Category Archives: Fashion Accessories

The Cunning Tricks of Skillful Fingers: 1874

white rabbit egg dye The Pharmaceutical Era 1887

WHAT A WOMAN SAW.

I thought I should die a-laughing, and yet I | didn’t dare let the pucker out of my lips. There were four of them, Mary, Martha, Maria and Margaret, all at home with their mother, and she a widow. Mehitable, the youngest girl, was married, and lived just “’cross lots.” Her two little boys nicknamed Mink and Monkey, were at grandma’s every day. They were so happy—that family away in Southern Ohio, where I was visiting. My cousins said I must visit there before I went home, because none of those girls had ever seen a live authoress, and they didn’t know but people who “writ for the papers” went on all fours, like quadrupeds.

These girls’ ages were all the way between thirty-five and forty-five. They were not handsome; they were dark, and stout, and had strongly-marked features, and bold, bright, courageous eyes, and their dear old hands were hard, and stained, and horny, and very, very handy at all kinds of work, from plowing down to all the pretty devices which make a woman’s nature so sweet, and tender, and womanly. Ah! how this pretty work, the cunning tricks of skillful fingers, so fascinating to the mind of woman, does stamp her as lovable and sensitive, and sweet souled. It is like the delicate vine of embroidery about a dainty garment.

This was three years ago. As soon as I sat down in the great rocking-chair, which gave me such a soft and gracious welcome, my eyes fell upon the carpet, which was of home manufacture. The colors were red, brown, green and purple, graduated shades, with a singular, little ribbony stripe of black, orange and pink, twisted together in a way that made the colors intermingle beautifully.

Practical working woman as I am, I did not long stand on ceremony, I can assure you. I was so taken with the carpet that I began asking questions right away, for in the two hundred and fifty yards which I had made, not one yard of it could compare with that rare and pretty piece.

The dear old girls! they all talked at once; they fired up with an enthusiasm, that really made them handsome. They told me it was all made at home, the warp spun and dyed, and the rags cut, sewed, colored and woven by themselves. Such colors! I took out my note-book to jot down the different names of the dyes, which I had never yet heard of; all bought in one package, and called Leamon’s Aniline Dyes, twelve kinds in one box, to be bought of any whole. sale druggist in the United States. The directions go with the dyes in full, so that any child can use them successfully.

Nature lets nothing in the world remain useless; she makes everything serve a purpose, live again, and do good in some form or other. Just so with these managing, planning, contriving girls, they let nothing go to loss, they turned everything to good account.

My note-book has a page well packed with items, picked up that day, which I am glad to give to the sisterhood. One of the prettiest things I saw, was a what-not made of wood, covered with a thin layer of putty, into which had been worked some of Leamon’s | Brown Aniline Dye until it was the shade of black walnut; this was permitted to dry well, then putties of different colors, dyed with red, green, purple, gray, and any shade required for vines, leaves, berries, grapes, etc., were made, and put on as nature and fancy dictated; this was likewise set aside to dry, and then varnished. It was marvelously beautiful, and these what-nots had sold readily for twenty and twenty-five dollars.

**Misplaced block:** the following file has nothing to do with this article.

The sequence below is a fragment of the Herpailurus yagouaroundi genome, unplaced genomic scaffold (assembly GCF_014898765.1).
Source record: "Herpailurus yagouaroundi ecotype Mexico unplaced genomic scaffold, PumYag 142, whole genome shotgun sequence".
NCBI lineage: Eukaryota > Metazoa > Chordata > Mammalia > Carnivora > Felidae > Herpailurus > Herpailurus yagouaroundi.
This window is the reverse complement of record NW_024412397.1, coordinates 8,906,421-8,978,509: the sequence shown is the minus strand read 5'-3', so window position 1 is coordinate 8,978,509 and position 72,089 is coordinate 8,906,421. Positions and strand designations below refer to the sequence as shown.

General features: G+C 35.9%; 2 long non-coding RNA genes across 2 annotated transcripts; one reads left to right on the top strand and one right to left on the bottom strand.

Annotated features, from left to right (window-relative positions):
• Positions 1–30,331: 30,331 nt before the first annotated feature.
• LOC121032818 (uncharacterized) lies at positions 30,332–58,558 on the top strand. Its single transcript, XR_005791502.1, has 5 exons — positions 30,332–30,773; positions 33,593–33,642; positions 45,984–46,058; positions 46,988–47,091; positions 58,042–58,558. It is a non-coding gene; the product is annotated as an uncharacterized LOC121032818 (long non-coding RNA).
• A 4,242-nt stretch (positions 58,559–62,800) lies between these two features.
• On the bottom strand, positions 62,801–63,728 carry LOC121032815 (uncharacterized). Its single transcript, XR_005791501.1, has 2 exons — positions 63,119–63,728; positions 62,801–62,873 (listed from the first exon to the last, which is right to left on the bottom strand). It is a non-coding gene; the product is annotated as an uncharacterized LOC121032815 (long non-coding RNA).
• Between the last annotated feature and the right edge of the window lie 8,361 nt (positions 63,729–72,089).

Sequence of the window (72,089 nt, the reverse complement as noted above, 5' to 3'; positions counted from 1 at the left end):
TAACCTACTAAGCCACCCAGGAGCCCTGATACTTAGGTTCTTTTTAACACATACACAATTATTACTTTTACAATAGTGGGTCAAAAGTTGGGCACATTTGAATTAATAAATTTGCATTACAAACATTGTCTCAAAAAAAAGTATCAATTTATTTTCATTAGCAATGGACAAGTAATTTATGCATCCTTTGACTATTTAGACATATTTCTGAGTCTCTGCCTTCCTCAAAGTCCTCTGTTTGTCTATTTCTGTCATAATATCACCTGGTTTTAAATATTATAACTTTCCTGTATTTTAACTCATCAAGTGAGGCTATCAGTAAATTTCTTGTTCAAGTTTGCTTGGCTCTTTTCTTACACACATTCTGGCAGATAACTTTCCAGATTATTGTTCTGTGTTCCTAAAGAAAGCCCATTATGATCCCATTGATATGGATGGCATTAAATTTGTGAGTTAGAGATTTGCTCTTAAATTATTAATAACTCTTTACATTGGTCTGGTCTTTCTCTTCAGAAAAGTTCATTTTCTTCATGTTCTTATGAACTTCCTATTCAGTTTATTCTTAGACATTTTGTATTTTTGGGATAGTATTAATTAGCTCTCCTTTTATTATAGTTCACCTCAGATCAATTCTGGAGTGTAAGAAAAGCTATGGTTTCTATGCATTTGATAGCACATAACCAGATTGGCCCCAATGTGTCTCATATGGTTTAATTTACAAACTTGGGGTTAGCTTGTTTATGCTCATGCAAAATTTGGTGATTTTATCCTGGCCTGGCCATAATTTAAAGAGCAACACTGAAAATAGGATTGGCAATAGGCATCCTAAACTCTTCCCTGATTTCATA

A cornucopia made after this style was elegant. They can be varied by coloring the groundwork putty different shades, and any girl, at all ingenious and tasteful, can make them. They were filled with grasses and mosses, dyed green, oats and nodding swamp-grasses were dyed red, and blue, and purple, and yellow; while flowers of the amaranth were intermingled. All kinds of parlor ornaments and winter bouquets were made this way.

I think handsome rugs adorn and make cozy one’s sitting-rooms, but these girls had made them too pretty to step on. I felt afraid of crushing some of the half-opened buds, and the fresh, crisp-looking, leaves. They had spun yarn out of lamb’s wool, dyed it with the Aniline Dyes, and worked them over a pattern taken out of a magazine. The chair and sofa-tidies wrought on black canvas, were perfect. The second-best rugs were made out of old white woolen stocking: legs, dyed bright colors, the strip, cut narrow, round and round, thus turning to a good and life-long account what some women would use for moth-feed.

But the table-mats! I tee-hee’d right out! I promised the dear old gals that I would not let it get into the papers ‘long-side of the felicitous names of Mary, Martha, “Marier and Marg’et;” nor will I. No one knows whether the last name is Smith or Jones. Those delectable mats were made out of old worn-out felt hats, such as the neighbor boys used to fight bumble-bees with! The girls washed them clean in hot soap-suds, dyed them dark slate, and peachy drab, and rich wine color, stretched them well, tacked them on a board to dry, out in the sunshine, and when ready, cut them in circular shape and bound with crimson braid, or maroon, or any color that contrasted pleasantly. Then in the centre of each they stitched with bright yarn the words “meat,” “coffee,” “potatoes”

Now many a woman situate like these were, would have mourned because she could not find her “sphere,” she would have sighed for a “mission” in this world. These four sisters had missions. They filled positions that women, gifted with wealth, and beauty, and intellect, never could have filled so gracefully, and so excellently and well. Opportunity was theirs for a wide usefulness, they could bless, and help, and teach, and cheer their unskillful sisters, and could develop the latent resources of theirs most admirably.